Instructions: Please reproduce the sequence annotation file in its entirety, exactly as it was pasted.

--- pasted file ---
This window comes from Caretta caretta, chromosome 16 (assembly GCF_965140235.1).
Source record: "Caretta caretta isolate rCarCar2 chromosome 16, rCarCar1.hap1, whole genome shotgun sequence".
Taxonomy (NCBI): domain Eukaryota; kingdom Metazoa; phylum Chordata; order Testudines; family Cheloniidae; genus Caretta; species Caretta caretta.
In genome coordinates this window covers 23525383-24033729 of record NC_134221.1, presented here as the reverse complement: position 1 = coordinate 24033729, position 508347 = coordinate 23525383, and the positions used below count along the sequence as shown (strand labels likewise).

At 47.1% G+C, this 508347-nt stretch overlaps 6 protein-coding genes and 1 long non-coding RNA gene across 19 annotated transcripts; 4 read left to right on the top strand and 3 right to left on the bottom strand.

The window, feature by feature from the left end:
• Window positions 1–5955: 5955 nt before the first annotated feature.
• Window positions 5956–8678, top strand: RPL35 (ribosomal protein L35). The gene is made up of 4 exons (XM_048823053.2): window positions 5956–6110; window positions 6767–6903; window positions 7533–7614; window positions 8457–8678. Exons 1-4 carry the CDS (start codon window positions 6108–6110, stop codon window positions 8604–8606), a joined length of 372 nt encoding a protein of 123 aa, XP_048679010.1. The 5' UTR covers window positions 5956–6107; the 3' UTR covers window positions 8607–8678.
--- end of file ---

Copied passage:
This window comes from Caretta caretta, chromosome 16 (assembly GCF_965140235.1).
Source record: "Caretta caretta isolate rCarCar2 chromosome 16, rCarCar1.hap1, whole genome shotgun sequence".
Taxonomy (NCBI): domain Eukaryota; kingdom Metazoa; phylum Chordata; order Testudines; family Cheloniidae; genus Caretta; species Caretta caretta.
In genome coordinates this window covers 23525383-24033729 of record NC_134221.1, presented here as the reverse complement: position 1 = coordinate 24033729, position 508347 = coordinate 23525383, and the positions used below count along the sequence as shown (strand labels likewise).

At 47.1% G+C, this 508347-nt stretch overlaps 6 protein-coding genes and 1 long non-coding RNA gene across 19 annotated transcripts; 4 read left to right on the top strand and 3 right to left on the bottom strand.

The window, feature by feature from the left end:
• Window positions 1–5955: 5955 nt before the first annotated feature.
• Window positions 5956–8678, top strand: RPL35 (ribosomal protein L35). The gene is made up of 4 exons (XM_048823053.2): window positions 5956–6110; window positions 6767–6903; window positions 7533–7614; window positions 8457–8678. Exons 1-4 carry the CDS (start codon window positions 6108–6110, stop codon window positions 8604–8606), a joined length of 372 nt encoding a protein of 123 aa, XP_048679010.1. The 5' UTR covers window positions 5956–6107; the 3' UTR covers window positions 8607–8678.